If a commercial truck driver does find themselves in a hydroplane situation, they should also be trained on how to get themselves out. Lytx offers truckers and fleet owners the following advice:
- Above all, do not panic, as any panicked maneuvers could cause the truck to spin out of control
- Do not brake, and release the gas
- Turn into the skid, even though it feels incorrect
- Keep your steering corrections and motions small
- After you have regained control, ease into your braking
They also recommend the driver, after regaining full control of their truck, pull over in a safe area to collect themselves and ensure their cargo and vehicle are not damaged.
Note that these tips are applicable to any driver, not just commercial ones.
Who is liable if I’m injured by a hydroplaning truck?
Depending on the circumstances of your accident, a variety of parties may be liable for your injuries and losses. In the end, it typically depends on what caused the hydroplaning:
- If a trucker was speeding or driving too fast for weather conditions, they could be found responsible for the accident and your resulting injuries. Similarly, the trucking company may also be held accountable under the theory of vicarious liability.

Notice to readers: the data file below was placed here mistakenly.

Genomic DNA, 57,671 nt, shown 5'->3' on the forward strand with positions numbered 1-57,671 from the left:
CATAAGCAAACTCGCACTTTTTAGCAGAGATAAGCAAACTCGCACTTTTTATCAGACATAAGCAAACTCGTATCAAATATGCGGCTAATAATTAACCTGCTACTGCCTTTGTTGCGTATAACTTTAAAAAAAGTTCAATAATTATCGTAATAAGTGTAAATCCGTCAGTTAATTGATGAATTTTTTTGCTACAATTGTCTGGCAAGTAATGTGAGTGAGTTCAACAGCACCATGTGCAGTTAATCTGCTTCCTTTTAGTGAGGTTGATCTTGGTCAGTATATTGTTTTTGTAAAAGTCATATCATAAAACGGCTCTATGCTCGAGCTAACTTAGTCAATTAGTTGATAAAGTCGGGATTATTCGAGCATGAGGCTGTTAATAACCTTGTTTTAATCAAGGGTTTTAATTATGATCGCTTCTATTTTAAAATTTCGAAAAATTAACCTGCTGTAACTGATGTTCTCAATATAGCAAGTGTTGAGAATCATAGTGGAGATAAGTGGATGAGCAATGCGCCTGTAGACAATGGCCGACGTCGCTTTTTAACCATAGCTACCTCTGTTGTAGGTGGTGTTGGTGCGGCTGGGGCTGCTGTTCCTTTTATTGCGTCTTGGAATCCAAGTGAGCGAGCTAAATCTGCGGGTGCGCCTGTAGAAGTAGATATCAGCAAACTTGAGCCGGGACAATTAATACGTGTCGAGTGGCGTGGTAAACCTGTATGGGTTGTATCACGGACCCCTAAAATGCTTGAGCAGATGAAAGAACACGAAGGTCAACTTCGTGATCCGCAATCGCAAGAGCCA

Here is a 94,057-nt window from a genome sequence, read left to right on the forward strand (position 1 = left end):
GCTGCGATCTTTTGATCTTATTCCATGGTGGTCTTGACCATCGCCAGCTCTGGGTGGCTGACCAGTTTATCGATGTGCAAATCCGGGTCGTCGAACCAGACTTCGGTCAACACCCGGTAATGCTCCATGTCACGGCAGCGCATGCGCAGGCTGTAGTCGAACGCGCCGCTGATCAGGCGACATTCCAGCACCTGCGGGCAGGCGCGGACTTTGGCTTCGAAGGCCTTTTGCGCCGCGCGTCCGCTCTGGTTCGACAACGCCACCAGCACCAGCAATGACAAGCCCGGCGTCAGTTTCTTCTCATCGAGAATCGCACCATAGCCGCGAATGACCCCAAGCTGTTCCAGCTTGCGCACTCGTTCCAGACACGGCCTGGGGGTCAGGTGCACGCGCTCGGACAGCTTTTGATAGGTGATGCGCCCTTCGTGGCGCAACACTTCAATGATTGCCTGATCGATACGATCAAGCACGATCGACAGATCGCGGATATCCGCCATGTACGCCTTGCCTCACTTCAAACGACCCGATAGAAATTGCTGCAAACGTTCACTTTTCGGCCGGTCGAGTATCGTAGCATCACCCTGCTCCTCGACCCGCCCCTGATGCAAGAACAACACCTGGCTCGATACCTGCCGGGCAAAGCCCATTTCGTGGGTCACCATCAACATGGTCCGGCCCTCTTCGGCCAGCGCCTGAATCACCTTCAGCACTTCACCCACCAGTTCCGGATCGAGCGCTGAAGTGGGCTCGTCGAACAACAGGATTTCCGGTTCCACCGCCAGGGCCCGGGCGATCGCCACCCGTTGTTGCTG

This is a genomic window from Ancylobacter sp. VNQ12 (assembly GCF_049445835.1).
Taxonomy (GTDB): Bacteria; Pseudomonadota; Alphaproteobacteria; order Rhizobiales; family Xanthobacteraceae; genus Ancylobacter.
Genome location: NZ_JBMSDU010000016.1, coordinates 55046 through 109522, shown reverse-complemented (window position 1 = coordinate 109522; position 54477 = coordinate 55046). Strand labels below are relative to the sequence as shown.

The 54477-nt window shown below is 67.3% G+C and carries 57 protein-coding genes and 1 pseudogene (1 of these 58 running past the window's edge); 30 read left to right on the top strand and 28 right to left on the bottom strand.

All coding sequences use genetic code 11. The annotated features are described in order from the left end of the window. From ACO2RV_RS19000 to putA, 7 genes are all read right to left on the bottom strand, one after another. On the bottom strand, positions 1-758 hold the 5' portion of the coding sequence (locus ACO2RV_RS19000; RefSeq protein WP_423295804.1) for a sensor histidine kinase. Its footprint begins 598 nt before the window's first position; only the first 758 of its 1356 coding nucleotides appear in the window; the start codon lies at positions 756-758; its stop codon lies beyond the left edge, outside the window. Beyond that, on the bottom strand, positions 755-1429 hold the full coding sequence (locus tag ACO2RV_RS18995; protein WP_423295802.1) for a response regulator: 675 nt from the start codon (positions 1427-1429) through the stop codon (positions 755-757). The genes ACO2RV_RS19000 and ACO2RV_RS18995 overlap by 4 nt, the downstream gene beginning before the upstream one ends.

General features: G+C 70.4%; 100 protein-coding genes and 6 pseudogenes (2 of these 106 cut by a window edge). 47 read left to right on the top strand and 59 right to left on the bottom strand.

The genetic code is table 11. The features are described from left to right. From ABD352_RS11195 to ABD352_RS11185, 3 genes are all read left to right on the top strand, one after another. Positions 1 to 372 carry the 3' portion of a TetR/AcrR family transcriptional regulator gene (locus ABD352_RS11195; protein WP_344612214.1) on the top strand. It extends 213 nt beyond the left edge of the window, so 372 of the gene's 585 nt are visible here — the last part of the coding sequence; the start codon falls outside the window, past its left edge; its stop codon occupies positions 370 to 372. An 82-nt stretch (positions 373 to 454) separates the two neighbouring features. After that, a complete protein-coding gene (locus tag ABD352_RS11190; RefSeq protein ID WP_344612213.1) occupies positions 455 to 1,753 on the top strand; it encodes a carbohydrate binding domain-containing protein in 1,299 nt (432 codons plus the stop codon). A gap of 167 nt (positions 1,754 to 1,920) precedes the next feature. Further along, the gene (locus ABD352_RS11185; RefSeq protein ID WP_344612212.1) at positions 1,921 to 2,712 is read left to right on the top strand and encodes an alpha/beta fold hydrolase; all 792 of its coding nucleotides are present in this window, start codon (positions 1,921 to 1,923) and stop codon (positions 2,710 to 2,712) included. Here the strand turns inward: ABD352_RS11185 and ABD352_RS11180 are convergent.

- If the hydroplaning accident happened because of improperly maintained or repaired tires, negligent maintenance may be to blame. This may be the fault of the trucking company or a third party maintenance company hired by the fleet owners.
- If the accident occurred due to defective tires or treads that caused the truck to hydroplane, a tire manufacturer can also be held liable.
Your truck accident attorney works to determine all potential liable parties who played a part in causing your injuries. Often, commercial truck accidents result in severe and disabling injuries, and it is important you secure both compensation and justice for your losses. The personal injury lawyers at Martin & Helms can help. To discuss your case with an experienced attorney, call our Huntsville or Decatur offices or submit our contact form today. We also serve clients and families throughout North Alabama. We offer free case evaluations.